As opposed to Camera Obvious, my attempt at humor. This is a rather ancient device, I am sure invented shortly after optical lenses were developed (not quite true). Well, I have always wanted one, but they are not readily available (not quite true). I would also like a Camera Lucida, but that is another story.
Well, today while at my local swap meet, I bought this. And while it is not a camera obscura, the lenses are what I need. This was probably made in the 1920’s and is an opaque projector. Called a Postoscope – Display Artists Projector. The mirror is not a front surface mirror, drat, however the optics are good enough.
Fancy, right? Nice wrinkle finish and a couple of 150 watt bulbs, the handle is missing, but that is not what I need. At first I couldn’t get it to focus for my intended use, as it was intended to project an image a fixed distance. I needed it to focus on infinity (or as close as is theoretically possible, for those physicists among us) and it didn’t work.
I then consulted my friend Sir George and we discussed the objectives of my quest to turn these lenses and mirror into a camera obscura. I explained that the lenses were different, one is flatter on is convex surface. He being the brilliant mind that he is, suggested that I turn the lens tube around. Well, that clearly brought everything into focus.
So my $8.00 investment was a good one. I may use the lens tube as it is, but I am fairly sure I will make a wooden replacement, some nice mahogany veneer laminated into a tube. Now you may ask what the hell is a camera obscura and why am I interested in making one? Good question, glad you asked.
The camera obscura in an archaic instrument, the originals were actually probably invented before optical lens and shortly after the invention of the mirror, as this can be done with a pin hole, no lenses needed. The idea is that it captures an image and projects it onto a piece of paper and that image is then drawn on the paper. This works overhead or from beneath and was developed into a variety of different drawing appliances.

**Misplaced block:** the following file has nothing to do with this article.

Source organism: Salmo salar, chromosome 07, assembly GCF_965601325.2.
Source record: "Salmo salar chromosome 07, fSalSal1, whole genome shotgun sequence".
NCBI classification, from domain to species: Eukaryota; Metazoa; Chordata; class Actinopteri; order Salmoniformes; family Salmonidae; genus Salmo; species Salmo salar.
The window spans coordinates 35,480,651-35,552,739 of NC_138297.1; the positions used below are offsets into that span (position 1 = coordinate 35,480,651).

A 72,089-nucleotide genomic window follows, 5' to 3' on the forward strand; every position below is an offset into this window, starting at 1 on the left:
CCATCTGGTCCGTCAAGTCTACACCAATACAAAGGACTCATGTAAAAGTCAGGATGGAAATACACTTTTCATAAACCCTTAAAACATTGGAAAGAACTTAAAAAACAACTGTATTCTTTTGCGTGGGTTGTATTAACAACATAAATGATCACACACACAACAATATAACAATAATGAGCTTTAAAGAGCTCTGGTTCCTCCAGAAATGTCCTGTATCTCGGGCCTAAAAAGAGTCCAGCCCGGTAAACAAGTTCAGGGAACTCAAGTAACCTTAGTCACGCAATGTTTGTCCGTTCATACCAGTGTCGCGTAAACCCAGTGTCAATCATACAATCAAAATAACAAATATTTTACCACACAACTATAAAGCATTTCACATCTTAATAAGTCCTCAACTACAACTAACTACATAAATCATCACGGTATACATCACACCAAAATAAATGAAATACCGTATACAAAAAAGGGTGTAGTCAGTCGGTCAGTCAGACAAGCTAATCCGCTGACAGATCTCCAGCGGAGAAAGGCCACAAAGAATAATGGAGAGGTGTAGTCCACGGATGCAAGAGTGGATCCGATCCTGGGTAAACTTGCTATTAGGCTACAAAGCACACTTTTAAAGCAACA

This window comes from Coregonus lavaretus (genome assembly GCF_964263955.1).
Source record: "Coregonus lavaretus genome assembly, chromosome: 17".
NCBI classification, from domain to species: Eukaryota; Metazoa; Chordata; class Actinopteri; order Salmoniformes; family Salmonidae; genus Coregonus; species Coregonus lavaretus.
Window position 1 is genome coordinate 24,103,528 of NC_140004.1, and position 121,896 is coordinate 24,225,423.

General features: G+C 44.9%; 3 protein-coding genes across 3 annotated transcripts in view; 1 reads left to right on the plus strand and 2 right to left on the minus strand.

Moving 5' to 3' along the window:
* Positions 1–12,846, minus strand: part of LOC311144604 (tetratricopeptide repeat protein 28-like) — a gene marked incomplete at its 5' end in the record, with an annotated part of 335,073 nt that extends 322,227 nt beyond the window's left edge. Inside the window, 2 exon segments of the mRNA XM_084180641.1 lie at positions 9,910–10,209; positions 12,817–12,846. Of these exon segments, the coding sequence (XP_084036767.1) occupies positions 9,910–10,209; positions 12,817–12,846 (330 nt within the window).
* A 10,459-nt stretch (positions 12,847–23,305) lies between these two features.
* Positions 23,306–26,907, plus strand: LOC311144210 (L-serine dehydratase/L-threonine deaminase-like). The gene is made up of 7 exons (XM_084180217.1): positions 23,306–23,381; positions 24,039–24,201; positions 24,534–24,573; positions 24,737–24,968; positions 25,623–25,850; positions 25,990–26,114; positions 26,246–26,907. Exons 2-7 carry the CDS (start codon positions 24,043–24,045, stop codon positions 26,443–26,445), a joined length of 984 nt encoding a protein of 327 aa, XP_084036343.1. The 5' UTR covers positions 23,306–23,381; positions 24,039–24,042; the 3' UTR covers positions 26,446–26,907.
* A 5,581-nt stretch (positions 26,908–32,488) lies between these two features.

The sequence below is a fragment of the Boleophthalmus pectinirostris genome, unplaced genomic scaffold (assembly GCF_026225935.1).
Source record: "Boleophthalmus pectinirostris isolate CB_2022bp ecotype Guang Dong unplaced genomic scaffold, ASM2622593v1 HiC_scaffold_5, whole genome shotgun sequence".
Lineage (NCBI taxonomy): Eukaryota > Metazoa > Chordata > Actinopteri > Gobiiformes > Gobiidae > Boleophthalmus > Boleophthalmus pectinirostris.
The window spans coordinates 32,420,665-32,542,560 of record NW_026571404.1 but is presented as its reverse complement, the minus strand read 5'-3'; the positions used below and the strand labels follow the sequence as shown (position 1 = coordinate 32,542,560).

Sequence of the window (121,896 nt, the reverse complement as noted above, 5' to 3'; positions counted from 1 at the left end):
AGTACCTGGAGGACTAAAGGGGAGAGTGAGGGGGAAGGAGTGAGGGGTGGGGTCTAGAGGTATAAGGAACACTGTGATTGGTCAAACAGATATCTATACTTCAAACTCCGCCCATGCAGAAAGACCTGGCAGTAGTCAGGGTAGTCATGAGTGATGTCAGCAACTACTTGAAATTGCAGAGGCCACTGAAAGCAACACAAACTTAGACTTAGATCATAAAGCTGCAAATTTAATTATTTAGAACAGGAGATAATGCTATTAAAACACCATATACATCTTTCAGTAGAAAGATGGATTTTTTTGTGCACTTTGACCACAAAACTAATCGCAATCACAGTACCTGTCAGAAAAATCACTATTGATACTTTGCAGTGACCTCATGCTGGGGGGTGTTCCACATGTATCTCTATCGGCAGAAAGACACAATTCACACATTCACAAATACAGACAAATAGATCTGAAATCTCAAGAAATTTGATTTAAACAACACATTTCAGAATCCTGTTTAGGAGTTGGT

It looks like some of the Masters may have used these to aid in their paintings and illustrations. It was popular in the late 18th and early nineteenth century and still continued in popularity after the introduction of the photographic process in the early 1840’s. Samuel F.P. Morse, yes the inventor of the telegraphic code, among other things brought the Daguerre process to America.
This is on my list of things to do, however as for now I am busy enough, but will fiddle with it from time to time, as it is not terribly complicated, well it shouldn’t be, but I may add a few flourishes as I think this is a tool that I will use on a regular basis.
Speaking of the local swap meet, the lovely lady was there again today, it was a pleasure to see her, although I didn’t buy anything from her. I walked up behind her as she was unloading stuff from her truck and said “We have got to stop meeting like this!’. She got a chuckle out of that and I went on to tell her that she is becoming a celebrity on my blog. She wasn’t sure how to take that and another friend who happened to be at the same place said something about the pictures posted on the web, throwing me under the bus.
Well after some explaining the actual context in which she was referred to was on the up-and-up and there was nothing untoward, except beating her up on prices. So I gave her my card with the blog address, so she can rest assured everything was proper. She then told me her name, but she has requested anonymity, so she will just be the nice lady at the swap meet.
Then after I had gone through the rest of the stuff and was on my way out, I went by her place and she said she had some other tools including a Miller Falls wooden tool box and some blacksmithing tools she wanted to sell. She told me where she lives, not far away and asked for my phone number. I like it when pretty ladies ask for my number.